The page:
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California HornShark

Threat Level:  low

The California Hornshark is also known as Horn Shark.
 

 

 

  • CALIFORNIA HORNSHARK

    Scientific Name.... Heterodontus Francisci
    Family Name
    ...... Hornshark
     

 

  • General Information: The California hornshark is one of the nine living species of the family known as bullhead, horn, or Port Jackson sharks, and are named for the spine in front of each dorsal fin. The sharks of this family are unmistakable, with their blunt foreheads, pig-like snouts and broad eye ridges.

 

  • Size: The maximum length reported was 4 feet, but generally most adults are less than 3 feet.

 

  • Teeth: Their scientific name Heterodontus means "mixed-tooth", which refers to the small pointed teeth at the front of the jaw and the blunt teeth at the rear. Unlike most sharks that have only pointy cutting teeth.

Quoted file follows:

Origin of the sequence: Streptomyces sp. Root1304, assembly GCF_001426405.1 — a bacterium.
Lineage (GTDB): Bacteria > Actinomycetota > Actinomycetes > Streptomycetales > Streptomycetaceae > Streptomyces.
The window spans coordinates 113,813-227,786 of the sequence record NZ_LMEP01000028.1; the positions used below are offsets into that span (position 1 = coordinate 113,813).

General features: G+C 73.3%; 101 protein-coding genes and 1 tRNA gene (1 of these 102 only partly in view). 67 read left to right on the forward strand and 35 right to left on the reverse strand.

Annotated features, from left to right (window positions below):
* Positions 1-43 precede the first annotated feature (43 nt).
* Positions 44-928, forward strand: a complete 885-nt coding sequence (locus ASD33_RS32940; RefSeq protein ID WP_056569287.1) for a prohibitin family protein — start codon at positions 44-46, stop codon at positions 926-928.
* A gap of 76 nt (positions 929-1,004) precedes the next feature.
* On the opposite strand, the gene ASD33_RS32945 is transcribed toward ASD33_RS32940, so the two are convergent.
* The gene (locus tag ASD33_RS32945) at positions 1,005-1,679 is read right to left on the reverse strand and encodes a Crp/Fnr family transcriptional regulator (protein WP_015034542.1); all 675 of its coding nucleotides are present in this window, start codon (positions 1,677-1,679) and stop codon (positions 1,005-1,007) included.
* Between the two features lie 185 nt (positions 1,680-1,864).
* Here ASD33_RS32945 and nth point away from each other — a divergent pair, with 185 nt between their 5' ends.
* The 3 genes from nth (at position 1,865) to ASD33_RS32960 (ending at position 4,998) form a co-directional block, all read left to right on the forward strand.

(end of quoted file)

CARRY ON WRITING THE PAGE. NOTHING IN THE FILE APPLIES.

• Color: California hornsharks have small dark spots on tan or gray body and fins.

 

  • Feeding Habits: Having molariform teeth, the california hornshark can grab soft-bodied fish and crustaceans, and crush sea urchins and shellfish that they prefer.

 

  • Social Behaviour: They are nocturnal. Hides in crevices or caves during the day and venturing out to feed at night.

 

  • Habitat | Migration | Distribution: They range from Central California, USA, to the Gulf of California. This species prefer to live in cool to shallow waters, resting among large rocks, kelp beds and at the base of boulders.

 

  • Life Span: Unknown.

 

  • Reproduction: The hornshark is oviparous, a reproductive mode whereby embryos mature in egg cases external to the mother. Egg cases, sometimes called mermaids pursues, are spiral in shape, much like a corkscrew, and this shark may be the only species to exhibit any form of parental care in that the mother will carry the egg case in her mouth and screw it under rocks and into crevices presumably for protection from egg predators. These egg cases each contain a single embryo and hatch after 6 to 10 months.

 

  • Swimming: They may swim freely , but is usually seen sluggish moving along the bottom on its muscular pectoral fins. Sitting placidly on the bottom, they defy the commonly held belief that all sharks must swim in order to be able to breathe.

 

  • Population Report: Not uncommon.

 

 

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